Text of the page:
ACHCEW is actively engaged in helping those responsible for the new system to benefit from the knowledge and experience of CHCs. A resource pack has been produced for councillors taking on new responsibilities on health Overview and Scrutiny Committees (OSCs), and CHC staff and members are being trained to deliver training for local OSCs. ACHCEW has also played an active and constructive role as members of the Transition Advisory Board, which is advising the Department of Health on implementation of the new system of patient and public involvement in England. In Wales, where consultation on the future of CHCs was allowed, CHCs are going from strength to strength. The new Health (Wales) Bill guarantees their future plus an enhanced role and a stronger national association.

MENTAL HEALTH BILL

ACHCEW submitted a comprehensive response to the draft Mental Health Bill, and shares the concerns of partner organisations in the Mental Health Alliance, psychiatrists and many others about the implications of the proposals for people with mental health problems. Like others, we were initially relieved not to see the Bill covered in the recent Queen’s Speech, but now understand that the Health Secretary Alan Milburn still intends to push forward with some of the controversial proposals. ACHCEW continues to take an active part as a member of the Mental Health Alliance and will seek to achieve improvements to the proposals.

MONITORED DOSAGE SYSTEMS

ACHCEW has written to the Department detailing concerns about pharmacists charging for the preparation of monitored dosage systems (MDS) also sometimes known as ‘blister packs’. These systems enable patients to take the right dosage at the right time. ACHCEW believes that the charges may be unlawful under the NHS Act 1977 and the Disability Discrimination Act 1995. There is no provision in the NHS Act that makes it lawful to charge users for the supply of medication in MDS. The Disability Rights Commission has stated that: "Charging disabled people for blister packs if they cannot take their medication without them is therefore likely to be unlawful."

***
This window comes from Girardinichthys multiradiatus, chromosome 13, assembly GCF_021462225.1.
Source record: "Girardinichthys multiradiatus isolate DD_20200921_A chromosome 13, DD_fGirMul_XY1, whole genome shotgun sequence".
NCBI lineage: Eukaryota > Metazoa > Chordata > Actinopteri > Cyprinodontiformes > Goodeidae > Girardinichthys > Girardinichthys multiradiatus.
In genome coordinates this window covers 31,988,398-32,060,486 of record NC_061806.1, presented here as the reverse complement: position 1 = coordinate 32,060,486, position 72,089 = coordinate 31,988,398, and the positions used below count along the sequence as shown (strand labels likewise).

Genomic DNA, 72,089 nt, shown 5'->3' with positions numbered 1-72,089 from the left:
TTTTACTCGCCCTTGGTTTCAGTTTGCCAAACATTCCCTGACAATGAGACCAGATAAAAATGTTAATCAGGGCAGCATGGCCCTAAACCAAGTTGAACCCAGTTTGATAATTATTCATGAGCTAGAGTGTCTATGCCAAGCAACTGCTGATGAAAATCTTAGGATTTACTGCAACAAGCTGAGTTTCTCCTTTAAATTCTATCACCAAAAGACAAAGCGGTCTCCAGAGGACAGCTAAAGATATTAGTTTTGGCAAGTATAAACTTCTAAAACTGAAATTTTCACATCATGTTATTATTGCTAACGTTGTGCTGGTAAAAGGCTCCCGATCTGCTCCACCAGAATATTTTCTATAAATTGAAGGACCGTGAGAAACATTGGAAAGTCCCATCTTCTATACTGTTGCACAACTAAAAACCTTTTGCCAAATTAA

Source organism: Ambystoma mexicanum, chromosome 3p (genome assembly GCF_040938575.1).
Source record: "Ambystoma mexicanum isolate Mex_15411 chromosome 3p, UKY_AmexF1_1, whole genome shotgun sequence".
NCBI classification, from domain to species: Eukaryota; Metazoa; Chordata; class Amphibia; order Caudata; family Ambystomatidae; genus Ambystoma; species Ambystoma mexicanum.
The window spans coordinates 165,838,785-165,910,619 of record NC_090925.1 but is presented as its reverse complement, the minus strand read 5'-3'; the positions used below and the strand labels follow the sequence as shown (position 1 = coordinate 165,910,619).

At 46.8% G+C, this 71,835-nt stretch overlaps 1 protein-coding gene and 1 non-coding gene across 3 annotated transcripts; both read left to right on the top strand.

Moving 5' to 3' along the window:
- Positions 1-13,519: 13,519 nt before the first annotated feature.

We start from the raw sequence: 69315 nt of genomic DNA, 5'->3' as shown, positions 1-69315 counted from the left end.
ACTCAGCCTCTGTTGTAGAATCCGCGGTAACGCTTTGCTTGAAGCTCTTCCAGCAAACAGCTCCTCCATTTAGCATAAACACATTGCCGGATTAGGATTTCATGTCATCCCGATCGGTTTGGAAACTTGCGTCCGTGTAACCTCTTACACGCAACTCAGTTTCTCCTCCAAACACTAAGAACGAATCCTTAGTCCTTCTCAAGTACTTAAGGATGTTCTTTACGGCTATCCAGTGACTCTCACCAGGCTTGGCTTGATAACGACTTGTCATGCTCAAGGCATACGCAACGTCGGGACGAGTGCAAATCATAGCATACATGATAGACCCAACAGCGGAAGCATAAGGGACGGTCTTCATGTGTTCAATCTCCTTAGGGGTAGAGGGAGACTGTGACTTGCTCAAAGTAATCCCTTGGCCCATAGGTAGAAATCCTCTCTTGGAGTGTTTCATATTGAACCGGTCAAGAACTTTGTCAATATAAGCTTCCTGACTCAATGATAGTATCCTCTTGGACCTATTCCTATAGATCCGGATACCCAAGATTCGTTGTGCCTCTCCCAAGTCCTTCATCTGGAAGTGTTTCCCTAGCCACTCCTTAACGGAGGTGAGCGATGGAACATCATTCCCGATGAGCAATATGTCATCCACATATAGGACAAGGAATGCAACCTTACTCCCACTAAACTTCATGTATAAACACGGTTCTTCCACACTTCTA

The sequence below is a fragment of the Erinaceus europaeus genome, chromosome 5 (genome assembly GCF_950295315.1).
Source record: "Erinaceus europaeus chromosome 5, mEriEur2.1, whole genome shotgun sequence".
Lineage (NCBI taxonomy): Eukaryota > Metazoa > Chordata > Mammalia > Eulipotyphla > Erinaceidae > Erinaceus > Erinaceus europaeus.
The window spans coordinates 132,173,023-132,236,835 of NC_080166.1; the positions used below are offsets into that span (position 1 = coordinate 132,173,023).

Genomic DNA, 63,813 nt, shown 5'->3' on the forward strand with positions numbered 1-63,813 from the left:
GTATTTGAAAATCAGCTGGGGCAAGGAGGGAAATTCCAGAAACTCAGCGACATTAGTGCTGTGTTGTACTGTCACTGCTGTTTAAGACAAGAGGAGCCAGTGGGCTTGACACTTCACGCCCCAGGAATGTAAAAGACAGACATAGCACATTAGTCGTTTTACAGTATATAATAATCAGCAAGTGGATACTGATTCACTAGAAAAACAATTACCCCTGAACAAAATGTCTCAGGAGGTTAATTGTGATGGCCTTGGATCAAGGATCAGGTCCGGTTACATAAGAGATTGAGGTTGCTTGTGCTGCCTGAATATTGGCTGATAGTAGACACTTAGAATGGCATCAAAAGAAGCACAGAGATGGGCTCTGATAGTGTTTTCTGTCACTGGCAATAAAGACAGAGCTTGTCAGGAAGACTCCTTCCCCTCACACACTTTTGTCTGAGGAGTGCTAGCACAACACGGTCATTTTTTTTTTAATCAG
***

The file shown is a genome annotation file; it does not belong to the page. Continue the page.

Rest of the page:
Following a meeting with the Disability Rights Commission, the Commission has agreed to take up this issue as a matter of urgency.

A TAX ON ILLNESS?

Following the publication of ACHCEW’s briefing A Tax on Illness? ACHCEW was invited to join a pan-voluntary sector campaign, convened by The Parkinson’s Disease Society, to abolish prescription charges. ACHCEW in now playing a leading role in the campaign.

LOOKING FOR A PAL

Although a Patient Advice and Liaison Service (PALS) should have been set up in every NHS Trust and PCT in the country by April 2002, there is still no central list of where PALS have actually been set up. The Department of Health do not have this information and have indicated that it is the responsibility of Strategic Health Authorities to monitor PALS. ACHCEW has therefore written to all Strategic Health Authority Chief Executives to ask for a comprehensive list of NHS Trusts and PCTs in their areas, showing which have established PALS (with contact details) and which have not.